GLENN DALE, MD (WUSA9) -- The epidemic of teen murders here in Prince George's County has left a lot of us in despair.
If we knew why this was happening, one principal said, we would have stopped it by now.
But lots of people are searching for solutions, including Walter Kirkland, who has formed a new chapter here of 100 Black Men. "What you see is what you'll be," Kirkland says of the volunteer group that sets out to give young African American men role models.
The Centers for Disease Control says homicide is the second leading cause of death for all young people... it's number one for young African Americans.
"These kids, many of them, don't believe they're going to live past 30 years old," says Kirkland. "I can see how someone would take someone's life, because they're frustrated, they're in dire straights, and there's no where to go."
Kirkland says 100 Black Men screens volunteers, and then uses them to offer young men "life skills, presentation skills, survival skills, how to communicate."
Kirkland says he knows what its like. He was raised by a single mom in a poor neighborhood, but won an athletic scholarship to Rutgers, and that put him on a path to help others. "I identified two kids that call me on a regular basis, just for a phone conversation. to say, 'Hey Walt, I'm ok.' These kids are hungry, these kids are struggling. These kids are juniors or seniors that are trying to find someone to grab on to. And they just call me to talk men things."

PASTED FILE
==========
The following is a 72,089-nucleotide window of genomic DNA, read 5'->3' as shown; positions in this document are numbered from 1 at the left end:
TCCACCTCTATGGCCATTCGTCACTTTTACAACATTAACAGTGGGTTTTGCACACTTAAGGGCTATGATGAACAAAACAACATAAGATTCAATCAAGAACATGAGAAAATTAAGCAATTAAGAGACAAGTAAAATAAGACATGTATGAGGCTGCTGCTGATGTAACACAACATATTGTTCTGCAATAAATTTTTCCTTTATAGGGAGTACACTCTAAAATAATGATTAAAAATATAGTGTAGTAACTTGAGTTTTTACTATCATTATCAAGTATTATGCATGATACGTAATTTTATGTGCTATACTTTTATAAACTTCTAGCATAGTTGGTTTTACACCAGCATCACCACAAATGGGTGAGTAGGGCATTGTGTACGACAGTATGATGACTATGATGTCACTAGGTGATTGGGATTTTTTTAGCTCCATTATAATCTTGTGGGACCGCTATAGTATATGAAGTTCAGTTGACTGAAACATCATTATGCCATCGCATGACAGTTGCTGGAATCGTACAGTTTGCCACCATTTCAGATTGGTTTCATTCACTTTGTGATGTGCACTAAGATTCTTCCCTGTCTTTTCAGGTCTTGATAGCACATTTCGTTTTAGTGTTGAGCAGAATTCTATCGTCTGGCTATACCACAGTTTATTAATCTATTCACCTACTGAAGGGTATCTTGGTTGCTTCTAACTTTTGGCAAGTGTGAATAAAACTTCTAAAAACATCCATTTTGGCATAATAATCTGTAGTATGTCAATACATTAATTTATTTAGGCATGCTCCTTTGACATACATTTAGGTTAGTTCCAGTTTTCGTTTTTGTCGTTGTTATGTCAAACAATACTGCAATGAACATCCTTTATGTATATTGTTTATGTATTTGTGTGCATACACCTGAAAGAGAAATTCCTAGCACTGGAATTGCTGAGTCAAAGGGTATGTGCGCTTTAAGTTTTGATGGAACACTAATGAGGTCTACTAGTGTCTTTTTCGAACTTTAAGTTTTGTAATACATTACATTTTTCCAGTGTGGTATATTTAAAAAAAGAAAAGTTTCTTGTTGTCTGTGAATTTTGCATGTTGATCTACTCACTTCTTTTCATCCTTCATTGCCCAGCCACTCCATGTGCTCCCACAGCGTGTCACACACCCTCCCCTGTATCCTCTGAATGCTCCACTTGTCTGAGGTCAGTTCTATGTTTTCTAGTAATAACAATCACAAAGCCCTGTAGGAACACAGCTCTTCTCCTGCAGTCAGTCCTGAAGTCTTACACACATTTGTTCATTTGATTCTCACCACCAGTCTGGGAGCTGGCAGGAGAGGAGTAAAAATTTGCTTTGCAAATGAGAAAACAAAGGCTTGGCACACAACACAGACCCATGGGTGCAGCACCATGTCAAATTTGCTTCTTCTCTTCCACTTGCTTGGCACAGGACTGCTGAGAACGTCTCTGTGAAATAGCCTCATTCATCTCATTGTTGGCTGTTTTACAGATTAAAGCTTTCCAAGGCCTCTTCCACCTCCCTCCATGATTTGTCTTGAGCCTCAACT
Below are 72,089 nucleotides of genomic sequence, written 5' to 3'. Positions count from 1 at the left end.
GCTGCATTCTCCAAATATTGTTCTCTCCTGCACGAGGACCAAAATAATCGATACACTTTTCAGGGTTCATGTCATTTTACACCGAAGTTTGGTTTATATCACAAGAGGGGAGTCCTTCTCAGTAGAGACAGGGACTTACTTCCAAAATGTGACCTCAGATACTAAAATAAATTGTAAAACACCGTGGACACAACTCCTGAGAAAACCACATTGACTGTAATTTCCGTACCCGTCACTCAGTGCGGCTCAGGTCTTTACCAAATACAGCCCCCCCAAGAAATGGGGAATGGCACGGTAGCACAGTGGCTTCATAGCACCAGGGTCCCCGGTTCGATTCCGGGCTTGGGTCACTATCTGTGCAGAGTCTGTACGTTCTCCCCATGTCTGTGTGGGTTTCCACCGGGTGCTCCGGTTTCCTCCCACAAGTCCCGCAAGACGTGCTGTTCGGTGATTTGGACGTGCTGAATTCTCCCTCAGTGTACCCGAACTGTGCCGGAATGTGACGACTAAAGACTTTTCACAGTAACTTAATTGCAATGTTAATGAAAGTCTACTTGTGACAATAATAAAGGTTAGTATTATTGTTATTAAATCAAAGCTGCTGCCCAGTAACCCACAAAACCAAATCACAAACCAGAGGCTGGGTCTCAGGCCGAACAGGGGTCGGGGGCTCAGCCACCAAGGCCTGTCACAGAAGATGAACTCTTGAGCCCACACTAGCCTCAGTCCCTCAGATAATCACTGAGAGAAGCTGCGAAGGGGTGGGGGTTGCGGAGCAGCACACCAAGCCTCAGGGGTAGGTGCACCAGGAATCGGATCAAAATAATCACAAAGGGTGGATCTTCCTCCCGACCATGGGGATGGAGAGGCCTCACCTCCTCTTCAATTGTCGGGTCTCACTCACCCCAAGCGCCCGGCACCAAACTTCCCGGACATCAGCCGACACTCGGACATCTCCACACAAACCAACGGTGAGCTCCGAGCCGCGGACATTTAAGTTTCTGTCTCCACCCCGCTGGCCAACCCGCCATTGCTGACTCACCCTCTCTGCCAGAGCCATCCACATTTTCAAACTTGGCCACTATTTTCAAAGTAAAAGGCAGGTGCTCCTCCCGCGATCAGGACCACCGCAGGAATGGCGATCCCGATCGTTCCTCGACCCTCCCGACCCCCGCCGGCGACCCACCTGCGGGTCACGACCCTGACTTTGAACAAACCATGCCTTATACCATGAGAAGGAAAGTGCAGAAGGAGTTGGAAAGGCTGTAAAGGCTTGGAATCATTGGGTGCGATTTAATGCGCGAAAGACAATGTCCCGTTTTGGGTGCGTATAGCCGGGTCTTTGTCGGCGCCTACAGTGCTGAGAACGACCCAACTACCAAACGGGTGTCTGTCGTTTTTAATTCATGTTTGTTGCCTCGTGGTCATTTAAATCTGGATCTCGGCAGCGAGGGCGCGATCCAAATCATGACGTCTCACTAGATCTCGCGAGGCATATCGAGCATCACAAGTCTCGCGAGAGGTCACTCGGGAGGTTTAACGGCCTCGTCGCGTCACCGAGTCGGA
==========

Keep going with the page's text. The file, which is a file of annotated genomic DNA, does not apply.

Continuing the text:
Kirkland's own son, 11 year old Chase, admits he's scared. "It makes no sense at all. Over shoes. For real?" But says having his dad around makes him feel protected. "He's been like my role model."
And Kirkland says volunteers can offer the same help to other young men without dads around. "They see a guy in a suit, a guy who's approachable. And they just grab them.
Pin stripes or prison stripes is one of the mottos of 100 Black Men.
Kirkland says they are look for more mentors -- and mentees -- and if you want to be part of it.